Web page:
If a witness feels too intimidated or distressed to give evidence, a special measures direction may be made by the court following an application by either party to the proceedings, or by the judge’s own volition. For a special measure direction to be made, the court must be satisfied that the quality of the witness’ evidence may be lessened by their fear and distress (YJCEA 1999 s 17 (1)). There are a number of factors a court must take into account when deciding whether to make a special measures direction relating to fear, these are:

  • the witness’s age;
  • the type of offence the accused is being tried for and the alleged circumstances surrounding the offence;
  • the ethnicity of the witness and their social and cultural background;
  • the witness’s religious and political beliefs and opinions and;
  • the accused’s behaviour towards the witness as well as that of their family or anyone they associate with.

If a witness has been intimidated in connection with giving testimony in legal proceedings or an investigation, the person who has intimidated them may be prosecuted for perverting the course of justice or contempt of court. If found guilty, a person who intimidates a witness faces up to five years imprisonment and/or a fine. If a witness has already given evidence and they are retaliated against, the individual who retaliates against them can also be punished for contempt of court.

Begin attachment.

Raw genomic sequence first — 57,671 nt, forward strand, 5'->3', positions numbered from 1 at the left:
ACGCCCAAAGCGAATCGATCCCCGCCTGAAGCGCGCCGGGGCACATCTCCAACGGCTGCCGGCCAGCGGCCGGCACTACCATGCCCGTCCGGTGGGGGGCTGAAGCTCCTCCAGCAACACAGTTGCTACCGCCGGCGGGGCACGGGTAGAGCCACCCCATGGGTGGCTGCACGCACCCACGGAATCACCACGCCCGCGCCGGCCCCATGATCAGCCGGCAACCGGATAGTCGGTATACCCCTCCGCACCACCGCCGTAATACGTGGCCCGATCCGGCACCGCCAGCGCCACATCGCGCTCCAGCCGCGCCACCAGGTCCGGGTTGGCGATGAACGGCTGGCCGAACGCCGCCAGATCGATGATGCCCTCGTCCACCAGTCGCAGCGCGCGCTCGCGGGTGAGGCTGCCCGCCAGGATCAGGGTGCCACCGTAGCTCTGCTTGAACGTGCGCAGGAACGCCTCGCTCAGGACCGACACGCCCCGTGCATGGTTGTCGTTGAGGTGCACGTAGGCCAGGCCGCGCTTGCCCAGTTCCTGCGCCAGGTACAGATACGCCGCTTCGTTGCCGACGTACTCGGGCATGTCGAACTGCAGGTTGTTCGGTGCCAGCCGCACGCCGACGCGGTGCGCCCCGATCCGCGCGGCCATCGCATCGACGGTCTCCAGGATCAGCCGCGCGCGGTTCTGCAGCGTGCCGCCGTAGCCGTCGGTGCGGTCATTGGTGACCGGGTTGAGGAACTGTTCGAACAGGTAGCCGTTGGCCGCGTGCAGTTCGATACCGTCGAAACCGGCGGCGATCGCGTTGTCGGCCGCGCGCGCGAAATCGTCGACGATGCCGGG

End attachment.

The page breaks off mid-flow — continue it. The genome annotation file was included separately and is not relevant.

What protection can witnesses be given?

A witness will usually be required to give their name before they start giving evidence, and their names will have been given to the defence team before the case begins. In certain cases (eg, blackmail), the trial judge will allow the witness to not state their name in public and write it down instead.

Under s 74 to 85 of the Coroners and Justice Act 2009, witnesses can apply for an investigation anonymity order at the beginning of an investigation, to ensure that their identities are not disclosed. These are only available if:

  • a qualifying offence has been committed (murder or manslaughter where the death was caused by being shot with a firearm or injured with a knife);
  • the person likely to have committed the offence was at least 11, but under 30 years old when the offence was committed;
  • the person likely to have committed the offence is a member of a group engaging in criminal activity and most of its members are at least 11, but under 30 years old; and
  • the witness has reasonable grounds to fear intimidation or harm if they were identified as assisting the investigation.

A separate application must be made for a trial anonymity order under ss 86 to 90 of the Coroners and Justice Act 2009 to ensure the witness remains anonymous throughout the trial.

If a witness feels threatened at any point they should tell their witness care officer or, if they feel seriously threatened, ring 999 for immediate assistance. While in court, witnesses are given separate waiting areas where possible.

In very serious cases, a witness may be relocated to a house in another area to ensure their safety or even given a different identity; this is arranged by the police.

About the Author

Nicola Laver LLB

Nicola is a dual qualified journalist and non-practising solicitor. She is a legal journalist, editor and author with more than 20 years' experience writing about the law.